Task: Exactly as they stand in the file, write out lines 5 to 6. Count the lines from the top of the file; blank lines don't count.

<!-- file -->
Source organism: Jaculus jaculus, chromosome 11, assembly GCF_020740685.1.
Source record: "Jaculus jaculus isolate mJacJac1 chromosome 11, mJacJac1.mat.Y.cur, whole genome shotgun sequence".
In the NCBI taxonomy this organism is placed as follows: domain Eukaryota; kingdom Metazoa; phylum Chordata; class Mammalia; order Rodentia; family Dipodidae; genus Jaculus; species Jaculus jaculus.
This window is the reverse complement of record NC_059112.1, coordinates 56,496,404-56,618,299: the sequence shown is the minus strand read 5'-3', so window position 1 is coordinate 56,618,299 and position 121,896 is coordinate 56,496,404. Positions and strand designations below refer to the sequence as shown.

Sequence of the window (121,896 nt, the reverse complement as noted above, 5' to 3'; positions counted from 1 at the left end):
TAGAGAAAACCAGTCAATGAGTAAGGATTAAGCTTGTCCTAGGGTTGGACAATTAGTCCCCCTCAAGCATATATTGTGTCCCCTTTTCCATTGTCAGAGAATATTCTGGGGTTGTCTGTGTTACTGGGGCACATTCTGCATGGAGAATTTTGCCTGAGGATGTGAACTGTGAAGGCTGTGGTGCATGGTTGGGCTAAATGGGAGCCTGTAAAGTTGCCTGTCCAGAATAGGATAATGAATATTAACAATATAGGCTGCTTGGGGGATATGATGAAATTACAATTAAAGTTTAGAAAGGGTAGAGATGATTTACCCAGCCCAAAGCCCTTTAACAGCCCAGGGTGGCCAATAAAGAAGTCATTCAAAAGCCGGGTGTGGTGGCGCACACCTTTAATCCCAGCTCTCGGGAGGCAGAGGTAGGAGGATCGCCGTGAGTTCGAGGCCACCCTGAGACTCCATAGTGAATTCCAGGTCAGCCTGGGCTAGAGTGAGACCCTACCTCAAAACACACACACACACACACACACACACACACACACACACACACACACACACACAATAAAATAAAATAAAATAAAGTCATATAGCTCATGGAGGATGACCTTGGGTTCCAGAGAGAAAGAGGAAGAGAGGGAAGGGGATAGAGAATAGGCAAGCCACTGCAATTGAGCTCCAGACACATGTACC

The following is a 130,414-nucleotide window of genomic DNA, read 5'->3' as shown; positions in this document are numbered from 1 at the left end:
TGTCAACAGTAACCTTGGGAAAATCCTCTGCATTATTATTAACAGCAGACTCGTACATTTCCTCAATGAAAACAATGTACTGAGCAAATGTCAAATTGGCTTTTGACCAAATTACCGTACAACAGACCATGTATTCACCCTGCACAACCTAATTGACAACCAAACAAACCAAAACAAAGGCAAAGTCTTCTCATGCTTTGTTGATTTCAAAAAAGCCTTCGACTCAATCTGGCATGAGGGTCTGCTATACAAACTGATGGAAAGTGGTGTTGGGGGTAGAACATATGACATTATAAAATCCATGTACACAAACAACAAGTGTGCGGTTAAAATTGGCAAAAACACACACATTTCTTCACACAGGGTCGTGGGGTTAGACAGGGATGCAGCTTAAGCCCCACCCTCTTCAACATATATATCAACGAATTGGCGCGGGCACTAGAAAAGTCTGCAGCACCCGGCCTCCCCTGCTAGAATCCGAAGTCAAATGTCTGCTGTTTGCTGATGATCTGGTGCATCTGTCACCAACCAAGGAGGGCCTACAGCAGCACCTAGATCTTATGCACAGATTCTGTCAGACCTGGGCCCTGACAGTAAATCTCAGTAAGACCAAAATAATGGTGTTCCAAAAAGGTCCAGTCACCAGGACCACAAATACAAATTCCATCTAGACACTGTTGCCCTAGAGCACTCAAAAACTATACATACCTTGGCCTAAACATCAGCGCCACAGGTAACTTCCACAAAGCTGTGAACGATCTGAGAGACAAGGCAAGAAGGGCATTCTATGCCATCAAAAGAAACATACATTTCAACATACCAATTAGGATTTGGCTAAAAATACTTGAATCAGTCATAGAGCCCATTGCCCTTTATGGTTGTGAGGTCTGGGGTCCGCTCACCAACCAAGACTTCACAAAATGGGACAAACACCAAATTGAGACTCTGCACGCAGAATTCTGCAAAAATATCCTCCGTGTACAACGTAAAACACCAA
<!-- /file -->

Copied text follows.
Sequence of the window (121,896 nt, the reverse complement as noted above, 5' to 3'; positions counted from 1 at the left end):
TAGAGAAAACCAGTCAATGAGTAAGGATTAAGCTTGTCCTAGGGTTGGACAATTAGTCCCCCTCAAGCATATATTGTGTCCCCTTTTCCATTGTCAGAGAATATTCTGGGGTTGTCTGTGTTACTGGGGCACATTCTGCATGGAGAATTTTGCCTGAGGATGTGAACTGTGAAGGCTGTGGTGCATGGTTGGGCTAAATGGGAGCCTGTAAAGTTGCCTGTCCAGAATAGGATAATGAATATTAACAATATAGGCTGCTTGGGGGATATGATGAAATTACAATTAAAGTTTAGAAAGGGTAGAGATGATTTACCCAGCCCAAAGCCCTTTAACAGCCCAGGGTGGCCAATAAAGAAGTCATTCAAAAGCCGGGTGTGGTGGCGCACACCTTTAATCCCAGCTCTCGGGAGGCAGAGGTAGGAGGATCGCCGTGAGTTCGAGGCCACCCTGAGACTCCATAGTGAATTCCAGGTCAGCCTGGGCTAGAGTGAGACCCTACCTCAAAACACACACACACACACACACACACACACACACACACACACACACACACACACAATAAAATAAAATAAAATAAAGTCATATAGCTCATGGAGGATGACCTTGGGTTCCAGAGAGAAAGAGGAAGAGAGGGAAGGGGATAGAGAATAGGCAAGCCACTGCAATTGAGCTCCAGACACATGTACC